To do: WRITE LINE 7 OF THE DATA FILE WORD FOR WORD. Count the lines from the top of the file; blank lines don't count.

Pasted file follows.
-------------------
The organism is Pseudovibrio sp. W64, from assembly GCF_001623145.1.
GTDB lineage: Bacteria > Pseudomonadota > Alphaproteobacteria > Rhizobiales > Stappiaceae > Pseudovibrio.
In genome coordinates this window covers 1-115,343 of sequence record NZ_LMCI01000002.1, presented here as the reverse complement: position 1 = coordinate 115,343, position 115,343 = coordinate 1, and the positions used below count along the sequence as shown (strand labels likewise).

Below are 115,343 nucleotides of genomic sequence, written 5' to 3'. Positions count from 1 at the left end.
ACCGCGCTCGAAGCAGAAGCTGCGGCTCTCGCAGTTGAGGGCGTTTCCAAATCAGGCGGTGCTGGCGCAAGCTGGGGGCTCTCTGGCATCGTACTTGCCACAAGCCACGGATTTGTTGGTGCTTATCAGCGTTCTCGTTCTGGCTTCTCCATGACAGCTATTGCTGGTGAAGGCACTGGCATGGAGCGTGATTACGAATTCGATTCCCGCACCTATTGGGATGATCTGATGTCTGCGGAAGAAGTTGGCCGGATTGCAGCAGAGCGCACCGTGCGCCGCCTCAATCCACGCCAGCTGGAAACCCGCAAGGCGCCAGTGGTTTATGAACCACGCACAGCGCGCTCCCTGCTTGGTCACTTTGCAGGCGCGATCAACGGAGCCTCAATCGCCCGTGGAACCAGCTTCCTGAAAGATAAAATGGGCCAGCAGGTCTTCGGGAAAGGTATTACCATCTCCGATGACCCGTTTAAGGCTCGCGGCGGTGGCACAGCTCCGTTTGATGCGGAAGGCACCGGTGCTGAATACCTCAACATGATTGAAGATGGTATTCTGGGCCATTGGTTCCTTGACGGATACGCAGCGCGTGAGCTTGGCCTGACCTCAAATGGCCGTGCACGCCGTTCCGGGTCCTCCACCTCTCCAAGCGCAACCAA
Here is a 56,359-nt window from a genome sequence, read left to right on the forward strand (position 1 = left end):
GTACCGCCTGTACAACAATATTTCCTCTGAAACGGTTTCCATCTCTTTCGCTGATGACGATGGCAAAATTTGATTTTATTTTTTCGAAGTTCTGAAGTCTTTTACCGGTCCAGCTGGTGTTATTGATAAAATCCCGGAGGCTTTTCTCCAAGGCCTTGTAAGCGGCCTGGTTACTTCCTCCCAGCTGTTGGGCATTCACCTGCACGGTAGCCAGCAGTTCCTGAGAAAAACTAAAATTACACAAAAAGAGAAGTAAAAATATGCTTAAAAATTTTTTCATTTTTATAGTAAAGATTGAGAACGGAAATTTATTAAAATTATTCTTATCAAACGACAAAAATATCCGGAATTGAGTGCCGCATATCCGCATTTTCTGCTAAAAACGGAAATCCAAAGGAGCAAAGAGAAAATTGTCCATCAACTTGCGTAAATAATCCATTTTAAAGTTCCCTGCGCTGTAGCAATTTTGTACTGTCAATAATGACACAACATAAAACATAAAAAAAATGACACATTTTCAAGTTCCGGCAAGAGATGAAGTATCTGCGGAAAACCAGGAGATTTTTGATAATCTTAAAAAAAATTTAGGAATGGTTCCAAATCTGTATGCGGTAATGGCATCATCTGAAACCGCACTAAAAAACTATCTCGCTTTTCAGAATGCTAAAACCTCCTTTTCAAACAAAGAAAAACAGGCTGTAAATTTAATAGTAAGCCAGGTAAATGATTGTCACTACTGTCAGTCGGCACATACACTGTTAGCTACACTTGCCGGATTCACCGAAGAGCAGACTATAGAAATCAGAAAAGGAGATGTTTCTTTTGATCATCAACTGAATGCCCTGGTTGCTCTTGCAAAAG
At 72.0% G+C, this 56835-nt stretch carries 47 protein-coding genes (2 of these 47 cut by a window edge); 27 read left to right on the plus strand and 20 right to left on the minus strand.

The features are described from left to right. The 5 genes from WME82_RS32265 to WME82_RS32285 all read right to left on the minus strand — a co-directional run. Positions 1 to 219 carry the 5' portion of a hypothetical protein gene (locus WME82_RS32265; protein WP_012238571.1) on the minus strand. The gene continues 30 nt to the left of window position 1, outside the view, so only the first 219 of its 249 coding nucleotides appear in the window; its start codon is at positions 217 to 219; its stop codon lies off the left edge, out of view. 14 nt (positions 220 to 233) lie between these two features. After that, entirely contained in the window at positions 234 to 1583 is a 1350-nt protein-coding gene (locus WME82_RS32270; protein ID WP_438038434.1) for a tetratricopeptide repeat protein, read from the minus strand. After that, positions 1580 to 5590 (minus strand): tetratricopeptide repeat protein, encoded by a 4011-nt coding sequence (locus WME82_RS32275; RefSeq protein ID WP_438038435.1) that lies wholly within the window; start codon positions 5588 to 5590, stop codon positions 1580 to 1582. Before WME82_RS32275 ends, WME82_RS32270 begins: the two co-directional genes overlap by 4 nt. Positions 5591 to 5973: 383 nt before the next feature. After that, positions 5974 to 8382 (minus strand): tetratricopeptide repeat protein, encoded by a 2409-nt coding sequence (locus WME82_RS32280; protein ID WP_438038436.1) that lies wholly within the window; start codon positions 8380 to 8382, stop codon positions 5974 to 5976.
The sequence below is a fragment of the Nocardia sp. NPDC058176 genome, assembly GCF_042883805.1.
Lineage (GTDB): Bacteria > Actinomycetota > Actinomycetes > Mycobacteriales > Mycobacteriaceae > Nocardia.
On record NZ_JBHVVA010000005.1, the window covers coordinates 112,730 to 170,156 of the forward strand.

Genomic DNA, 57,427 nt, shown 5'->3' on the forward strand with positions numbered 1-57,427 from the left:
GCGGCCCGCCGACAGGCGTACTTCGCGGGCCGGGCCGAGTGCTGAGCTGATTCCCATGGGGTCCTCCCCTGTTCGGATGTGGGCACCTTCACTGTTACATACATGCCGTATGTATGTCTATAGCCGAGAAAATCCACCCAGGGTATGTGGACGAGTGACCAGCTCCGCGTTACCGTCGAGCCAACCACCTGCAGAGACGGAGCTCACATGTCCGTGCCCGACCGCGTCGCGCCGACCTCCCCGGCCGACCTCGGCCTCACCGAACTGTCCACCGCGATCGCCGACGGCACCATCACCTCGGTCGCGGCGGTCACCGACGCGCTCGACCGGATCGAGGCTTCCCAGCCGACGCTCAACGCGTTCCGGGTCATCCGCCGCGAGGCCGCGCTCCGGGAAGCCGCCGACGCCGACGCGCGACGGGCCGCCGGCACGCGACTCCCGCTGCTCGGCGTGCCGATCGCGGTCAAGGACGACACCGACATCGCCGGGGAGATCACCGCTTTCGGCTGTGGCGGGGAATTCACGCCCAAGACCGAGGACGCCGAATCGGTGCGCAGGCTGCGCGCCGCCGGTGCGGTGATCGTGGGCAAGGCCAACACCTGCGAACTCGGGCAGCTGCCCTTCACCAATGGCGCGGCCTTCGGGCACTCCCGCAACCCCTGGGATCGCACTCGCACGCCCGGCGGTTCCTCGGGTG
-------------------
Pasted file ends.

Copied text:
GTACCGCCTGTACAACAATATTTCCTCTGAAACGGTTTCCATCTCTTTCGCTGATGACGATGGCAAAATTTGATTTTATTTTTTCGAAGTTCTGAAGTCTTTTACCGGTCCAGCTGGTGTTATTGATAAAATCCCGGAGGCTTTTCTCCAAGGCCTTGTAAGCGGCCTGGTTACTTCCTCCCAGCTGTTGGGCATTCACCTGCACGGTAGCCAGCAGTTCCTGAGAAAAACTAAAATTACACAAAAAGAGAAGTAAAAATATGCTTAAAAATTTTTTCATTTTTATAGTAAAGATTGAGAACGGAAATTTATTAAAATTATTCTTATCAAACGACAAAAATATCCGGAATTGAGTGCCGCATATCCGCATTTTCTGCTAAAAACGGAAATCCAAAGGAGCAAAGAGAAAATTGTCCATCAACTTGCGTAAATAATCCATTTTAAAGTTCCCTGCGCTGTAGCAATTTTGTACTGTCAATAATGACACAACATAAAACATAAAAAAAATGACACATTTTCAAGTTCCGGCAAGAGATGAAGTATCTGCGGAAAACCAGGAGATTTTTGATAATCTTAAAAAAAATTTAGGAATGGTTCCAAATCTGTATGCGGTAATGGCATCATCTGAAACCGCACTAAAAAACTATCTCGCTTTTCAGAATGCTAAAACCTCCTTTTCAAACAAAGAAAAACAGGCTGTAAATTTAATAGTAAGCCAGGTAAATGATTGTCACTACTGTCAGTCGGCACATACACTGTTAGCTACACTTGCCGGATTCACCGAAGAGCAGACTATAGAAATCAGAAAAGGAGATGTTTCTTTTGATCATCAACTGAATGCCCTGGTTGCTCTTGCAAAAG